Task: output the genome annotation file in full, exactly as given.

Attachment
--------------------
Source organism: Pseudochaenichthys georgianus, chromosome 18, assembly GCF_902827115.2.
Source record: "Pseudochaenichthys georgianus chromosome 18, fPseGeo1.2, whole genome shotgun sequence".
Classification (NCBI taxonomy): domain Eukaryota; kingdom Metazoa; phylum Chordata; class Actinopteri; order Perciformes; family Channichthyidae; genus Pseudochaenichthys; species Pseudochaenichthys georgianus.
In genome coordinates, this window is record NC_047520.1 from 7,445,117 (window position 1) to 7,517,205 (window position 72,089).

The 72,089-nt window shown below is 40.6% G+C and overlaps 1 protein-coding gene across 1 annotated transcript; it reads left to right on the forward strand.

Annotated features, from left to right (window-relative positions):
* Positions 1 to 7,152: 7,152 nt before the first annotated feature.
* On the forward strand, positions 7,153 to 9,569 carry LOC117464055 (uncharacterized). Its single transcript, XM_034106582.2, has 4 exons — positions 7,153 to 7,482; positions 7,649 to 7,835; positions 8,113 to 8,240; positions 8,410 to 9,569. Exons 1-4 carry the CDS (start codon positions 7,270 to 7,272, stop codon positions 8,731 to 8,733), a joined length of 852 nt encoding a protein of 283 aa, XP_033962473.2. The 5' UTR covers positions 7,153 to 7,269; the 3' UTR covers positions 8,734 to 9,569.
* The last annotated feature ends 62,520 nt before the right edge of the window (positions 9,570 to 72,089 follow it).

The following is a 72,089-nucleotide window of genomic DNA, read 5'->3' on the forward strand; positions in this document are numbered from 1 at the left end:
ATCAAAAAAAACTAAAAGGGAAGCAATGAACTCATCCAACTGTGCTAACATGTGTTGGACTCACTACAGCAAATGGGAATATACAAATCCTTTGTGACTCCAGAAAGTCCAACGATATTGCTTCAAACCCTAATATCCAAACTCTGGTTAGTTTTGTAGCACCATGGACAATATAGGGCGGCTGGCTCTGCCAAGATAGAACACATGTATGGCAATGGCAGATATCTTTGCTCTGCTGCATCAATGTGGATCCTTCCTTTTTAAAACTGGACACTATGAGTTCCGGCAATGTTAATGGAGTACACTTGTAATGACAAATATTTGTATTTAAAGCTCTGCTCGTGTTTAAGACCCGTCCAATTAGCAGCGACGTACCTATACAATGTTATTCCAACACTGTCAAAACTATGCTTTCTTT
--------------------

Source organism: Pseudochaenichthys georgianus, chromosome 18, assembly GCF_902827115.2.
Source record: "Pseudochaenichthys georgianus chromosome 18, fPseGeo1.2, whole genome shotgun sequence".
Classification (NCBI taxonomy): domain Eukaryota; kingdom Metazoa; phylum Chordata; class Actinopteri; order Perciformes; family Channichthyidae; genus Pseudochaenichthys; species Pseudochaenichthys georgianus.
In genome coordinates, this window is record NC_047520.1 from 7,445,117 (window position 1) to 7,517,205 (window position 72,089).

The 72,089-nt window shown below is 40.6% G+C and overlaps 1 protein-coding gene across 1 annotated transcript; it reads left to right on the forward strand.

Annotated features, from left to right (window-relative positions):
* Positions 1 to 7,152: 7,152 nt before the first annotated feature.
* On the forward strand, positions 7,153 to 9,569 carry LOC117464055 (uncharacterized). Its single transcript, XM_034106582.2, has 4 exons — positions 7,153 to 7,482; positions 7,649 to 7,835; positions 8,113 to 8,240; positions 8,410 to 9,569. Exons 1-4 carry the CDS (start codon positions 7,270 to 7,272, stop codon positions 8,731 to 8,733), a joined length of 852 nt encoding a protein of 283 aa, XP_033962473.2. The 5' UTR covers positions 7,153 to 7,269; the 3' UTR covers positions 8,734 to 9,569.
* The last annotated feature ends 62,520 nt before the right edge of the window (positions 9,570 to 72,089 follow it).

The following is a 72,089-nucleotide window of genomic DNA, read 5'->3' on the forward strand; positions in this document are numbered from 1 at the left end:
ATCAAAAAAAACTAAAAGGGAAGCAATGAACTCATCCAACTGTGCTAACATGTGTTGGACTCACTACAGCAAATGGGAATATACAAATCCTTTGTGACTCCAGAAAGTCCAACGATATTGCTTCAAACCCTAATATCCAAACTCTGGTTAGTTTTGTAGCACCATGGACAATATAGGGCGGCTGGCTCTGCCAAGATAGAACACATGTATGGCAATGGCAGATATCTTTGCTCTGCTGCATCAATGTGGATCCTTCCTTTTTAAAACTGGACACTATGAGTTCCGGCAATGTTAATGGAGTACACTTGTAATGACAAATATTTGTATTTAAAGCTCTGCTCGTGTTTAAGACCCGTCCAATTAGCAGCGACGTACCTATACAATGTTATTCCAACACTGTCAAAACTATGCTTTCTTT